The community enjoys high standing locally as a religious group that willingly pays property taxes and volunteers in endeavors ranging from cleaning up the countryside to harboring homeless persons. Recently, members have pressed for a new trials for Mumia Abu- Jamal, a black activist facing the death penalty in Pennsylvania. One member even volunteered to take Abu-Jamal's place.
Despite the Hutterite garb they've adopted, the Bruderhof are technologically sophisticated. Many members graduate from college and bring their skills back to the community. They even own a multi-million dollar Gulfstream jet, which was purchased when the group was trying to open a community in Nigeria. That endeavor has ended, and now they use the corporate jet for a charter business, and to transport Bruderhof officials. Critics say it is a perk of the privileged rulers of the sect. The Bruderhof uses Hutterian designations for its leadership. Christoph Arnold, grandson of the Bruderhof's founder, is the Elder, or highest spiritual official in the sect. He inherited the post from his father.
Purcell says the Bruderhof have a cult-like intolerance of dissent. When his group advertised an 800 number that former Bruderhof needing assistance or support could call, the line was jammed with thousands of crank calls. He maintains those calls came from the Bruderhof and said after Maryland police contacted the group, the calls stopped. Domer acknowledges being contacted by police, but denies any involvement in attempted harassment. He does say his group expects to have "adversaries," adding, "The politically correct people, the ones who would have gone through the roof if Jesus rode a Gulfstream -- that is, the Pharisees -- they are the ones who killed him."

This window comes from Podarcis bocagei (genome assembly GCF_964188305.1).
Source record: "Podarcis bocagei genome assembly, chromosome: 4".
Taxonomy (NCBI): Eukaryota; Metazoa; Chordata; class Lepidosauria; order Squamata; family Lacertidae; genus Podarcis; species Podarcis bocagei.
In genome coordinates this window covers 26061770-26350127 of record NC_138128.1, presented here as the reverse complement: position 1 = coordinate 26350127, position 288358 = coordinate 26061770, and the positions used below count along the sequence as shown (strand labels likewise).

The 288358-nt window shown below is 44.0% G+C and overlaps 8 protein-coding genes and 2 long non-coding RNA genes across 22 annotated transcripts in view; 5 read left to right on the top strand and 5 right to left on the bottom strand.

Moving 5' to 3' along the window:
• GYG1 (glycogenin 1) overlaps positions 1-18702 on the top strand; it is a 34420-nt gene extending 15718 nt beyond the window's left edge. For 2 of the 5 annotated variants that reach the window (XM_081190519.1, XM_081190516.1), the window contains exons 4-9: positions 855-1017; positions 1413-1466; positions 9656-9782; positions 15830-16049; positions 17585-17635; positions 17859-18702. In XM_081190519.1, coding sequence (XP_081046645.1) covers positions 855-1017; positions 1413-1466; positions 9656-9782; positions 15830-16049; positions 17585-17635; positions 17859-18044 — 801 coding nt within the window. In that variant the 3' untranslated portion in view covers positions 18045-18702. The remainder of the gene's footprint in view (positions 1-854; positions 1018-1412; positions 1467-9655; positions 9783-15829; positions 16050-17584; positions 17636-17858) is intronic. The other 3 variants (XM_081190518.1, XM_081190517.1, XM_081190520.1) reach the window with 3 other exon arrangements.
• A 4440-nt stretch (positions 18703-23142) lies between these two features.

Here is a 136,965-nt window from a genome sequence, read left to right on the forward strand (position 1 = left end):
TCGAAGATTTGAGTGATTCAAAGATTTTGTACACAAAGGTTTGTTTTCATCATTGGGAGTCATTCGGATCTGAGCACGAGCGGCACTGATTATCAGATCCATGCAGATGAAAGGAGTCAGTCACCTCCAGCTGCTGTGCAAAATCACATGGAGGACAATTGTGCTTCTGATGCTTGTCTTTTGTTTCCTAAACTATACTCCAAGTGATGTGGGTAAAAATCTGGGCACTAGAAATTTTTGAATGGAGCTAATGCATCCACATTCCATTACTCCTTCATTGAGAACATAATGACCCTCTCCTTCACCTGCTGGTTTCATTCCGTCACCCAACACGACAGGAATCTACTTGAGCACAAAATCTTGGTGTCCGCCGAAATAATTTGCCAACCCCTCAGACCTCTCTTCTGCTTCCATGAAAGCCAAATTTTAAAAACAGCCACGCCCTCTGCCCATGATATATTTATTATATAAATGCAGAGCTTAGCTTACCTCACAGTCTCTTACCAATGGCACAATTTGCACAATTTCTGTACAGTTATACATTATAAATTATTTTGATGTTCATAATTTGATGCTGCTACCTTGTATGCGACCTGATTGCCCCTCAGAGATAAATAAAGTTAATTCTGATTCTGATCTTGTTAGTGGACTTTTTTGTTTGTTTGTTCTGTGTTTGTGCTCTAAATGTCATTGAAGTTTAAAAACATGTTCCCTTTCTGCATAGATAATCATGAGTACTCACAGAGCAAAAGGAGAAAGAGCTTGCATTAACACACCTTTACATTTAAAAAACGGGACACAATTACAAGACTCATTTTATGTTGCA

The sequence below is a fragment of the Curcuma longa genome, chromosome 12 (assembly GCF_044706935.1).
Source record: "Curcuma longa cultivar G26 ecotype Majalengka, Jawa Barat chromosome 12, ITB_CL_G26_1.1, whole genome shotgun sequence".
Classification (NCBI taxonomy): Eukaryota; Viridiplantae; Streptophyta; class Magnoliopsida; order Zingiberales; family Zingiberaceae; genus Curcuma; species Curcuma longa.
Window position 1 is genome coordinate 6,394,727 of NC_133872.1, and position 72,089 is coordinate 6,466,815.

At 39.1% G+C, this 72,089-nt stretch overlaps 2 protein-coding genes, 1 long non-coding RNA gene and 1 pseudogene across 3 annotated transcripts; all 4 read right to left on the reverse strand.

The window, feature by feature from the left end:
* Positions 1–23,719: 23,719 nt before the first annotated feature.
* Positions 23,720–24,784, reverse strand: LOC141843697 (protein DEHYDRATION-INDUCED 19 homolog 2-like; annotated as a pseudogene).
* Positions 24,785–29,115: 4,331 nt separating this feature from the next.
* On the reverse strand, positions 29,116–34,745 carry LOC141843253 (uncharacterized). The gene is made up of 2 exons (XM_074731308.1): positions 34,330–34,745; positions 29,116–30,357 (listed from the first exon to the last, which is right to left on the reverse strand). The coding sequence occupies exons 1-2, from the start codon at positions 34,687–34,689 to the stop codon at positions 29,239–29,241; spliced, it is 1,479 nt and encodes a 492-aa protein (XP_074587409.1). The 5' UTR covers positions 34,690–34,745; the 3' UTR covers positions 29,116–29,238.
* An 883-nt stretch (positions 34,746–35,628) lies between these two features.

Earlier this year, after the 800 lines became active, Purcell saw Domer and fellow Bruderhof spokesman Joe Keiderling driving by his house in Maryland. "We were in the area on business," explains Domer. But he and Keiderling subsequently apologized to Purcell in writing.
Since 1988, critics of the Bruderhof have coalesced around a California-based newsletter called Keep In Touch, or KIT. The group Children of the Bruderhof grew out of contacts made through that newsletter. Purcell says that it was through KIT that a pattern emerged on non-compliant Bruderhofers being summarily expelled from their communities. He said that ex-Bruderhofers have told repeatedly of being dropped in towns and cities with a small amount of money and the clothes on their back.
Keiderling says the group does not abandon former members. It finds them homes and jobs and tells them help is always available if needed.
KIT was founded and edited by a former novice Bruderhofer named Ramon Sender who was expelled in the early '60s, leaving his wife and child inside the group. Sender was never informed of his daughter's marriage, her two children, or her terminal illness. He said the Bruderhof only informed him his daughter had died a month after she was buried.